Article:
Singapore’s revenues from ‘sightseeing, entertainment and gaming’ rose 12 percent year-on-year in the second quarter of 2014, to just over SGD1.47 billion (US$1.15 billion) according to data from the Singapore Tourism Board (STB).
During the same period, overall tourism receipts actually fell 3 percent year-on-year, to SGD5.6 billion, mainly from a decline in shopping.
International visitor arrivals fell 6 percent year-on-year to 3.6 million people, partly on the back of a steep decline in visitors from mainland China.
Most of the aggregate number for revenues from ‘sightseeing, entertainment and gaming’ – nearly 97 percent of it – came from casino gaming according to GGRAsia’s calculations based on publicly available data.
Genting Singapore Plc, operator of the Resorts World Sentosa casino resort reported gaming revenue for the second quarter of SGD596.86 million (up 9 percent year-on-year).
Las Vegas Sands Corp, operator of the rival Marina Bay Sands resort (which states its accounts in U.S. dollars) reported the equivalent in the second quarter – at current exchange rates – of SGD824.24 million (US$646.40 million) – a rise of 9.5 percent year-on-year.
Those two gaming revenue numbers combined make SGD1.42 billion, suggesting only SGD50 million came to Singapore in the second quarter from the ‘sightseeing and entertainment’ portions of that spending category.
‘Sightseeing, entertainment and gaming’ is defined by STB as including “entrance fees to attraction [sic] and nightspots, expenditure on day tours, leisure events and entertainment at the Integrated Resorts”, the latter referring to the casino resorts.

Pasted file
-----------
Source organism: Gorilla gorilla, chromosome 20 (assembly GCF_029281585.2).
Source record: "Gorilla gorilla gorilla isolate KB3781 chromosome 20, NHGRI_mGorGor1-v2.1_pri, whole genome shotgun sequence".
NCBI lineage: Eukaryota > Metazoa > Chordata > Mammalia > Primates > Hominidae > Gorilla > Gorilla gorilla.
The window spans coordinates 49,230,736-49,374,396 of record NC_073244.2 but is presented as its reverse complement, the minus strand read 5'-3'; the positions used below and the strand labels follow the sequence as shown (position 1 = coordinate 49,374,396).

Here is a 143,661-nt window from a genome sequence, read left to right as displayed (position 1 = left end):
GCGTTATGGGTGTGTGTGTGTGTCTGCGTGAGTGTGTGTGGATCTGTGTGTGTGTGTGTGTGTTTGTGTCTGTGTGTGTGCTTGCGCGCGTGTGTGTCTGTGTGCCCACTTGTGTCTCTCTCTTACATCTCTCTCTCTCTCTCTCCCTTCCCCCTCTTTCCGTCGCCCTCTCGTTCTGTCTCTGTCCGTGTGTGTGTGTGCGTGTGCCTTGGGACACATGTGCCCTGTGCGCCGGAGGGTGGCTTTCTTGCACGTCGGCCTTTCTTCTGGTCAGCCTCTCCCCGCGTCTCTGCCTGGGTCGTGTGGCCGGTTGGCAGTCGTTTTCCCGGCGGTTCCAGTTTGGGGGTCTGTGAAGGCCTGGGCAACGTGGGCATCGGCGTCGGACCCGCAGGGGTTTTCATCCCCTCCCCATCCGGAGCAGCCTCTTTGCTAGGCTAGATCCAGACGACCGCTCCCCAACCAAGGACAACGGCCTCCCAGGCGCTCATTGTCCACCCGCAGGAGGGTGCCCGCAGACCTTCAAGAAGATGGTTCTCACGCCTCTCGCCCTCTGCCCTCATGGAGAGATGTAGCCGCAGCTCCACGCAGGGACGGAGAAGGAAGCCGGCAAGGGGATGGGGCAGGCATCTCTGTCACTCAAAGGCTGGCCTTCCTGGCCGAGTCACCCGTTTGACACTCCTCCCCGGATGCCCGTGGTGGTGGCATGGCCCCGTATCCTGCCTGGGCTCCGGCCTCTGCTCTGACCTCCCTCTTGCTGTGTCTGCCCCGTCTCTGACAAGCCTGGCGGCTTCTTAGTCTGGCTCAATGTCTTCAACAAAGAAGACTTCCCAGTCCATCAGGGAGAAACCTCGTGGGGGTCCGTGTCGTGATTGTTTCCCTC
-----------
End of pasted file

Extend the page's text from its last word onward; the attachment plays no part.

Nonetheless the category only made up 26 percent of Singapore’s total tourism receipts according to STB data.
In the same quarter, the number of mainland Chinese tourists – a social group generally acknowledged as containing some of the world’s most enthusiastic casino gamblers – actually fell 47 percent year-on-year, and nearly 44 percent judged quarter-on-quarter.
There were only 314,000 arrivals from mainland China in the second quarter of 2014, compared to 593,000 from the country in the second quarter of 2013. There were 557,000 arrivals from mainland China in the first three months of 2014.
In that January to March period however, Singapore still saw a 14 percent fall year-on-year in visitors from the People’s Republic of China. But the nation remains the city-state’s second biggest market for inbound tourists after Indonesia.
The value to the Singapore economy of those Chinese tourists that are still coming appears to be improving.
The number of Chinese visitors that stayed for at least two days jumped by 21 percent year-on-year. For the first time they outnumbered those who spent one day or fewer than 24 hours in Singapore, said STB.
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